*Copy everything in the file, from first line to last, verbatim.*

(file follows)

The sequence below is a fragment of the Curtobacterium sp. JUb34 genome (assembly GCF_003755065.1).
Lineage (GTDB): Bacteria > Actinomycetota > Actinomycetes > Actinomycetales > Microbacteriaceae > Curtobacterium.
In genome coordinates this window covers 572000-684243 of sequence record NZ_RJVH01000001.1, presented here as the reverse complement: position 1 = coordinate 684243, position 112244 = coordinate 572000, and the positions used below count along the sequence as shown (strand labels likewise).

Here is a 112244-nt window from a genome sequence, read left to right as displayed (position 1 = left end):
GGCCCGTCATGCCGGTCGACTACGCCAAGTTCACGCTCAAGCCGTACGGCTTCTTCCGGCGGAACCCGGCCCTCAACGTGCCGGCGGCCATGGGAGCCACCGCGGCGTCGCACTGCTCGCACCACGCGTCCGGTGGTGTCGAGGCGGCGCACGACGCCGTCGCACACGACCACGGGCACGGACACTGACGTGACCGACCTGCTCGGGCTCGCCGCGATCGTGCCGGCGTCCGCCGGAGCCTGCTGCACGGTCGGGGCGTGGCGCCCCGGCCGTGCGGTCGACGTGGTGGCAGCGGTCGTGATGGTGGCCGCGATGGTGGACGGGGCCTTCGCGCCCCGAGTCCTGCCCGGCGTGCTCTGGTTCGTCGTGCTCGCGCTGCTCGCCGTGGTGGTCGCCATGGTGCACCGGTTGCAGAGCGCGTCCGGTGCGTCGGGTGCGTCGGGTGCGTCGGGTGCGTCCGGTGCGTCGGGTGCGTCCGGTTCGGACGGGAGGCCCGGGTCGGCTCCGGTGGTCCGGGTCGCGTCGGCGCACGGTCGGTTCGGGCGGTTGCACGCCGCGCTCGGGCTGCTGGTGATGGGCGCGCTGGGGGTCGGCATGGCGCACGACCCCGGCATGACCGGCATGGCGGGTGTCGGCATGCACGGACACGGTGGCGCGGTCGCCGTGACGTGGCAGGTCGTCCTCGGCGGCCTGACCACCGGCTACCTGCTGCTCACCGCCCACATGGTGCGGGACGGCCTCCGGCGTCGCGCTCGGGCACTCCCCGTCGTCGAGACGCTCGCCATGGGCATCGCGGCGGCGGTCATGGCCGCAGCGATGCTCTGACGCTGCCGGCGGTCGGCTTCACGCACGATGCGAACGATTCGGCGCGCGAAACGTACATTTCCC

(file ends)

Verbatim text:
The sequence below is a fragment of the Curtobacterium sp. JUb34 genome (assembly GCF_003755065.1).
Lineage (GTDB): Bacteria > Actinomycetota > Actinomycetes > Actinomycetales > Microbacteriaceae > Curtobacterium.
In genome coordinates this window covers 572000-684243 of sequence record NZ_RJVH01000001.1, presented here as the reverse complement: position 1 = coordinate 684243, position 112244 = coordinate 572000, and the positions used below count along the sequence as shown (strand labels likewise).

Here is a 112244-nt window from a genome sequence, read left to right as displayed (position 1 = left end):
GGCCCGTCATGCCGGTCGACTACGCCAAGTTCACGCTCAAGCCGTACGGCTTCTTCCGGCGGAACCCGGCCCTCAACGTGCCGGCGGCCATGGGAGCCACCGCGGCGTCGCACTGCTCGCACCACGCGTCCGGTGGTGTCGAGGCGGCGCACGACGCCGTCGCACACGACCACGGGCACGGACACTGACGTGACCGACCTGCTCGGGCTCGCCGCGATCGTGCCGGCGTCCGCCGGAGCCTGCTGCACGGTCGGGGCGTGGCGCCCCGGCCGTGCGGTCGACGTGGTGGCAGCGGTCGTGATGGTGGCCGCGATGGTGGACGGGGCCTTCGCGCCCCGAGTCCTGCCCGGCGTGCTCTGGTTCGTCGTGCTCGCGCTGCTCGCCGTGGTGGTCGCCATGGTGCACCGGTTGCAGAGCGCGTCCGGTGCGTCGGGTGCGTCGGGTGCGTCGGGTGCGTCCGGTGCGTCGGGTGCGTCCGGTTCGGACGGGAGGCCCGGGTCGGCTCCGGTGGTCCGGGTCGCGTCGGCGCACGGTCGGTTCGGGCGGTTGCACGCCGCGCTCGGGCTGCTGGTGATGGGCGCGCTGGGGGTCGGCATGGCGCACGACCCCGGCATGACCGGCATGGCGGGTGTCGGCATGCACGGACACGGTGGCGCGGTCGCCGTGACGTGGCAGGTCGTCCTCGGCGGCCTGACCACCGGCTACCTGCTGCTCACCGCCCACATGGTGCGGGACGGCCTCCGGCGTCGCGCTCGGGCACTCCCCGTCGTCGAGACGCTCGCCATGGGCATCGCGGCGGCGGTCATGGCCGCAGCGATGCTCTGACGCTGCCGGCGGTCGGCTTCACGCACGATGCGAACGATTCGGCGCGCGAAACGTACATTTCCC